It's unquestionable that Borkman, written over 110 years ago, resonates for contemporary audiences. The title character (Alan Rickman) is a once-powerful bank manager, who prior to the play's beginning was imprisoned for misappropriating his investors' money. And when Borkman's wife Gunhild (Shaw) describes the details of her husband's shame and the couple's profligacy, the specters of the Madoffs spring into theatergoers' minds. Later, as Borkman details how he had planned to harness the natural resources of his country to create an empire for himself, the memory of the Enron debacle stirs.
Yet, Ibsen's play does not focus on the intricacies of Borkman's misdeeds. Instead, it centers on the emotional and psychological devastation that the man's quest for power has wrought on himself and those around him -- not only his wife, but her twin sister, Ella (Duncan) and his son, Erhart (Marty Rea) -- and the ways in which all of these characters are attempting to rebuild their lives some 16 years after Borkman's fiscal transgressions were discovered.
For instance, Gunhild, whom Shaw imbues with a deliberate icy severity and brittleness, hopes to inspire Erhart to accomplish such great things that the family's disgrace will be erased. Unfortunately, Erhart, who, during the early part of his life, was raised by Aunt Ella, has little patience for his mother's demands, as he's fallen in love with Mrs. Wilton (played with cutting vivacity by Cathy Belton), a divorcee of whom Gunhild certainly does not approve.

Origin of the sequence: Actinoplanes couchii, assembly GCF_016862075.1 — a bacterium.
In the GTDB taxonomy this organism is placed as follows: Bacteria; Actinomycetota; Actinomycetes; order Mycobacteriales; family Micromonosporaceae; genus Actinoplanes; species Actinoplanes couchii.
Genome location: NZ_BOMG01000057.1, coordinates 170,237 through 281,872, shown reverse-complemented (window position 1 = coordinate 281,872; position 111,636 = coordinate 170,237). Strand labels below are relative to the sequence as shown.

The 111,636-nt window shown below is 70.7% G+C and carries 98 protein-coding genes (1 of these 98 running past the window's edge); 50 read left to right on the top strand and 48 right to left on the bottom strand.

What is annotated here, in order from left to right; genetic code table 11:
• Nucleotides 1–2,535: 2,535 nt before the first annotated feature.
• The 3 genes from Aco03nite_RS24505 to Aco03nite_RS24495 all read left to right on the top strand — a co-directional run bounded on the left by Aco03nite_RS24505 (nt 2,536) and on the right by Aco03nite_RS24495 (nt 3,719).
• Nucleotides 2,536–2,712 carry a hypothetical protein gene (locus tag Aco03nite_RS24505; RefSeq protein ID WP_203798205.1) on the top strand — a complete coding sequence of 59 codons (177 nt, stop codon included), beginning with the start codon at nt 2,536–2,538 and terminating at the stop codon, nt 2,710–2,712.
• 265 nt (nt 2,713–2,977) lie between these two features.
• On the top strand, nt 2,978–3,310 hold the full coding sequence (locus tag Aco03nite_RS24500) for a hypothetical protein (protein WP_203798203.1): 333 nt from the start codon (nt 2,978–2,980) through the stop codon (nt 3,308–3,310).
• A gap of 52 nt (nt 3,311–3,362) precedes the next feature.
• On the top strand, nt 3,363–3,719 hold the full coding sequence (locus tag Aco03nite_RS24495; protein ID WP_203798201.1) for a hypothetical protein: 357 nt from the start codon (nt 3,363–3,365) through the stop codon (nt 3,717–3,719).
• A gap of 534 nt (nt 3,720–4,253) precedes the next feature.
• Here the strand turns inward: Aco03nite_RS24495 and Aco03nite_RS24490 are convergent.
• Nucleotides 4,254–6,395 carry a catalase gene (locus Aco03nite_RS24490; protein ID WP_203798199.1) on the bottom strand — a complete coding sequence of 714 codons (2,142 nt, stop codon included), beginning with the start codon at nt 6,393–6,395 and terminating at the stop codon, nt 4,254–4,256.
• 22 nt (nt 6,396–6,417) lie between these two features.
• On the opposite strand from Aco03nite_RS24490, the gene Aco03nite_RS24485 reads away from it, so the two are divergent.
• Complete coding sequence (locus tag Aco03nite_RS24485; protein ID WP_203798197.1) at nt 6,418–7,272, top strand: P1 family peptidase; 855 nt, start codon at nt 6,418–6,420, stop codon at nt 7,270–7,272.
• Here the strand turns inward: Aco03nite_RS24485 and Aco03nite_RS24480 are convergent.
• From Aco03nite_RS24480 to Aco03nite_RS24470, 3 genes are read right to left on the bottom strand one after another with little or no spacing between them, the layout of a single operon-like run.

Ella, brought to life with fatigued passion, indomitable strength, and understated compassion, by Duncan, also has an agenda for her nephew and for Borkman, who jilted her when they were younger. Ella wants to convince Erhart to reassume his role as her surrogate son. She has come to the Borkman estate -- which is actually her property -- hoping that she might convince his father to assist her in her plans and ready to do battle (on whatever level necessary) with her equally manipulative sister to accomplish her ends.
As the faded, yet still vital, Borkman, Rickman delivers sturdily, but never as intensely. The performer's deep voice certainly demands attention, but somehow in portraying this man who has convinced himself that he has wronged no one but himself, Rickman turns in a performance that is overly muted (particularly under Jean Kalman's overly dim lighting design). It's not until late in the play, when Borkmanrages against a blizzard into which he's wandered, that the actor actually captures audiences' imaginations.
While Rea's turn as Erhart underwhelms, there is fine supporting work from John Kavanagh as the warmhearted Wilhelm, a former subordinate of Borkman's, and from Amy Molloy as Frida, the latter man's daughter, who has become a companion to not only Borkman, but also Mrs. Wilton.
Tom Pye's elegantly spare scenic design surrounds the stage with snowdrifts and indicates the interiors with only a few pieces of furniture. It's a grand visual metaphor for the stormy barrenness of the central characters' emotional worlds.